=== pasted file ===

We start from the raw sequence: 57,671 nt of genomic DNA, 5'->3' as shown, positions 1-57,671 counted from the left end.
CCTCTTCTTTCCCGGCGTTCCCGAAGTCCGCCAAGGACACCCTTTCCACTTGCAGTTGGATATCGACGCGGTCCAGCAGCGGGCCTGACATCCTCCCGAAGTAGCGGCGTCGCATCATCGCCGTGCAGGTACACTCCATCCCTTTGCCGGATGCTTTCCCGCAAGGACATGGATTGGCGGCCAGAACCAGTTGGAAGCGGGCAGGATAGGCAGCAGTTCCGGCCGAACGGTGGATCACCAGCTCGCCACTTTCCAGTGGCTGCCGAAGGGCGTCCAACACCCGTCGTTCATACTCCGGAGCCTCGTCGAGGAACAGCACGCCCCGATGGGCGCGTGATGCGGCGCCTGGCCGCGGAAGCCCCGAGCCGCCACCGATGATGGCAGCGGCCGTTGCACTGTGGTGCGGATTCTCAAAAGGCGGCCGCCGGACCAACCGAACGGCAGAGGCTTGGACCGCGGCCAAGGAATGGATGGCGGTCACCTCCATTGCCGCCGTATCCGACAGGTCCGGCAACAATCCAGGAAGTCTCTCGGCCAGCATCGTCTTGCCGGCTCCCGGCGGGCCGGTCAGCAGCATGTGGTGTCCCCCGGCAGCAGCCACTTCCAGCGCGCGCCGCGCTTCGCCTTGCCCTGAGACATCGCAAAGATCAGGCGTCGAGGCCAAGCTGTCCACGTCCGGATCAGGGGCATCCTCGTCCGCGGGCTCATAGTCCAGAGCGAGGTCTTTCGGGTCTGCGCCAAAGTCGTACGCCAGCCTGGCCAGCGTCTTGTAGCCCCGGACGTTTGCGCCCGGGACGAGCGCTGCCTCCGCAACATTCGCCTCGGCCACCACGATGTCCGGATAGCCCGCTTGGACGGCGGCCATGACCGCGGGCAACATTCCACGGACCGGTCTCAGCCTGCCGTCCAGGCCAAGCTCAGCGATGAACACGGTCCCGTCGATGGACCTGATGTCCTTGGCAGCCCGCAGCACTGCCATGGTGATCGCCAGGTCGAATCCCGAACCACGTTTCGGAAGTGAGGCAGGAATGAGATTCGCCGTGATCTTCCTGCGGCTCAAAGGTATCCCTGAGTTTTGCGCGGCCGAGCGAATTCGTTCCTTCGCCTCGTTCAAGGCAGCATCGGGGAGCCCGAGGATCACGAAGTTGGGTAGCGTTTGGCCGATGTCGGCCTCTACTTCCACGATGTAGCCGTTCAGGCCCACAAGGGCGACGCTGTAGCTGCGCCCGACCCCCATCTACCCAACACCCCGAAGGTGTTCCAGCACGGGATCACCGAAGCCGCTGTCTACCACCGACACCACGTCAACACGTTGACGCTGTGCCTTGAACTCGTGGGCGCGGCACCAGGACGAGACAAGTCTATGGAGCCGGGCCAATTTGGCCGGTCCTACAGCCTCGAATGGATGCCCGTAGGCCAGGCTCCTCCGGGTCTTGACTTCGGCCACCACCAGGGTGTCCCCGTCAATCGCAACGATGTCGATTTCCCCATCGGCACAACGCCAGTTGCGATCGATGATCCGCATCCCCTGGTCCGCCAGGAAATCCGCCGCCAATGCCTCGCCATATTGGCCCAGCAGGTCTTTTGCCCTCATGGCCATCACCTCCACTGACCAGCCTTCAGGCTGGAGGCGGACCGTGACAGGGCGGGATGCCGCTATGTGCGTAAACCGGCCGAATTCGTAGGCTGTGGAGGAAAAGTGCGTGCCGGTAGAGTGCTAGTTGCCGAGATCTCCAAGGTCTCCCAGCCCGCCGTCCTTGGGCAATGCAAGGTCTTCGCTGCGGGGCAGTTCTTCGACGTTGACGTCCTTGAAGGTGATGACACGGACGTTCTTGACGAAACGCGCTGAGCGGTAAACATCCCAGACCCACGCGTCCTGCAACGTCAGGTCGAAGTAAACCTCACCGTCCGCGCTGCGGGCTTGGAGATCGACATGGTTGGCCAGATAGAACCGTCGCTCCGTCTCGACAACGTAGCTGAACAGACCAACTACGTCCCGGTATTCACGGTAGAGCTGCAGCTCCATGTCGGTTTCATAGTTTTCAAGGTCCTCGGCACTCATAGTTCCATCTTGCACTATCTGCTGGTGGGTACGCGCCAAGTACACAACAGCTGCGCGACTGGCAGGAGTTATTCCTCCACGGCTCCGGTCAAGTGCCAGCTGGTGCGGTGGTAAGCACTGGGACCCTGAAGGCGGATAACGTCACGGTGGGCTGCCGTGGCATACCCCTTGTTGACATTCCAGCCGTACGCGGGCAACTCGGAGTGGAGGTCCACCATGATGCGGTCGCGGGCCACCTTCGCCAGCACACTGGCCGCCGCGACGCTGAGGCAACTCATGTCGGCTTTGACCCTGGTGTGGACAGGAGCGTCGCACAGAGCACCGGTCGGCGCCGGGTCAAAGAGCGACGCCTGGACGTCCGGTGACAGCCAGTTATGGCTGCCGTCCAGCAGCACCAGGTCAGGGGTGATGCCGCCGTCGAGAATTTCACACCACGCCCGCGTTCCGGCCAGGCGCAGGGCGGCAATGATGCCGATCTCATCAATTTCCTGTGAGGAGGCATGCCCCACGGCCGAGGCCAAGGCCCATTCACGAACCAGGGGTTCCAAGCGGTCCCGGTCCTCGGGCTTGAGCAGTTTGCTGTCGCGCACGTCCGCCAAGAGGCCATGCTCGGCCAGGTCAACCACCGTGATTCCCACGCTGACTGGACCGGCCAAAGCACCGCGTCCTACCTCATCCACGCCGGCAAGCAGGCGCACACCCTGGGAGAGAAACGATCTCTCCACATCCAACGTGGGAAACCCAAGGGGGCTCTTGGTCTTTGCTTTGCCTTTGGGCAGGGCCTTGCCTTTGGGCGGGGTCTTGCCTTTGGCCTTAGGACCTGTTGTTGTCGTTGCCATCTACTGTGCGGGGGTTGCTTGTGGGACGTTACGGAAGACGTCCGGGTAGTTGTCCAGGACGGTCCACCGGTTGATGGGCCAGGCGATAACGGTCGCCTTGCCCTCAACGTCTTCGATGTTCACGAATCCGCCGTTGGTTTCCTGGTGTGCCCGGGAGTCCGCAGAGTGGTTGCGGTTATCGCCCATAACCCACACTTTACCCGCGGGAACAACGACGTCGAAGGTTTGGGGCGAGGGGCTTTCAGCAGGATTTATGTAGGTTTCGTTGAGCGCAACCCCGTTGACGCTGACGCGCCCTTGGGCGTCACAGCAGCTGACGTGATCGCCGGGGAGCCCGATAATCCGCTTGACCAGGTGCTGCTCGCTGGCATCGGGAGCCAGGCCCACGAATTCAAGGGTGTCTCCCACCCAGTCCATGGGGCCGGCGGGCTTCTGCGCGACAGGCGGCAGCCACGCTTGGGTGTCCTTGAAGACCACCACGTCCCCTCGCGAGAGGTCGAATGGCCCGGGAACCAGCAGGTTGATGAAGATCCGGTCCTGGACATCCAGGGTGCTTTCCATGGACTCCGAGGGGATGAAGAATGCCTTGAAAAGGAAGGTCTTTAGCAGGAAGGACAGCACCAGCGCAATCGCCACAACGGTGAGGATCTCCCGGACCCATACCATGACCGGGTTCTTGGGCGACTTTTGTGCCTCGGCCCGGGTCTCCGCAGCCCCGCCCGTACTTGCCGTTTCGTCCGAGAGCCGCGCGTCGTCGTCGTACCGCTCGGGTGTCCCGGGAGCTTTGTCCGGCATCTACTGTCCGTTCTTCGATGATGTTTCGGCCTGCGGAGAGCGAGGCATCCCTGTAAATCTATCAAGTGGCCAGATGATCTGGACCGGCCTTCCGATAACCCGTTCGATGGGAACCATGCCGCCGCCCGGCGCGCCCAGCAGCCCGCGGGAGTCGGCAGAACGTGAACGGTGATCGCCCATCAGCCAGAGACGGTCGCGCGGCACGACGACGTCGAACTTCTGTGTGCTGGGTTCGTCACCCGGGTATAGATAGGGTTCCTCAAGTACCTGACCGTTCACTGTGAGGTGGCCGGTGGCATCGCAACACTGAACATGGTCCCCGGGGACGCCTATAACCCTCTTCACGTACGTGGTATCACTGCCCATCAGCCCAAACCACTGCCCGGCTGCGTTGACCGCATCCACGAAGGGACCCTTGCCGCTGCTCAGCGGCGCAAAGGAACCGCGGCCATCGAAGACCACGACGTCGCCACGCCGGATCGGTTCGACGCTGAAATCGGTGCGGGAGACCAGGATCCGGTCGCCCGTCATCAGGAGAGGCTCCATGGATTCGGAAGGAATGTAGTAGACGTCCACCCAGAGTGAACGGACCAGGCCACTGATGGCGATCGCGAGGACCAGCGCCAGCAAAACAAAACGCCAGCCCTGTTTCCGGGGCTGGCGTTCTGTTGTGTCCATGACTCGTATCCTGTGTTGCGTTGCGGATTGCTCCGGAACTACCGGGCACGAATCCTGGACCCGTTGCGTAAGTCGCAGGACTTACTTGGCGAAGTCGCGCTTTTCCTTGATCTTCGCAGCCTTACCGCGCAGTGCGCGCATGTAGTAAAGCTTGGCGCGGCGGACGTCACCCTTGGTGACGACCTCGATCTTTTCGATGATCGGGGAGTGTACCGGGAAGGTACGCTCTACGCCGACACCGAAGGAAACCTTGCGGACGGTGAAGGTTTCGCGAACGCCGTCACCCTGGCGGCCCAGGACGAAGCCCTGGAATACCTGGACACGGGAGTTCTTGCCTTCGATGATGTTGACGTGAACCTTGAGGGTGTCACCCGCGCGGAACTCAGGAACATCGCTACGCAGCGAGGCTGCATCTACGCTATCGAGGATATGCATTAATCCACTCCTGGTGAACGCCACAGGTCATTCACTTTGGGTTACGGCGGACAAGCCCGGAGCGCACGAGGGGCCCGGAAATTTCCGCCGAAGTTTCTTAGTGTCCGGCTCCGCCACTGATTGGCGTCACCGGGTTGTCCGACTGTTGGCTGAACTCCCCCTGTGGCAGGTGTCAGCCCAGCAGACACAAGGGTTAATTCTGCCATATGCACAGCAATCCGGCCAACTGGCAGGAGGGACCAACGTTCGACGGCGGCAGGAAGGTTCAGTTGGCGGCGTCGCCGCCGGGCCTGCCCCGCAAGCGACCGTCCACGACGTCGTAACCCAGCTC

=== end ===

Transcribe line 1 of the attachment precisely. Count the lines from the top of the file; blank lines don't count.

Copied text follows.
We start from the raw sequence: 57,671 nt of genomic DNA, 5'->3' as shown, positions 1-57,671 counted from the left end.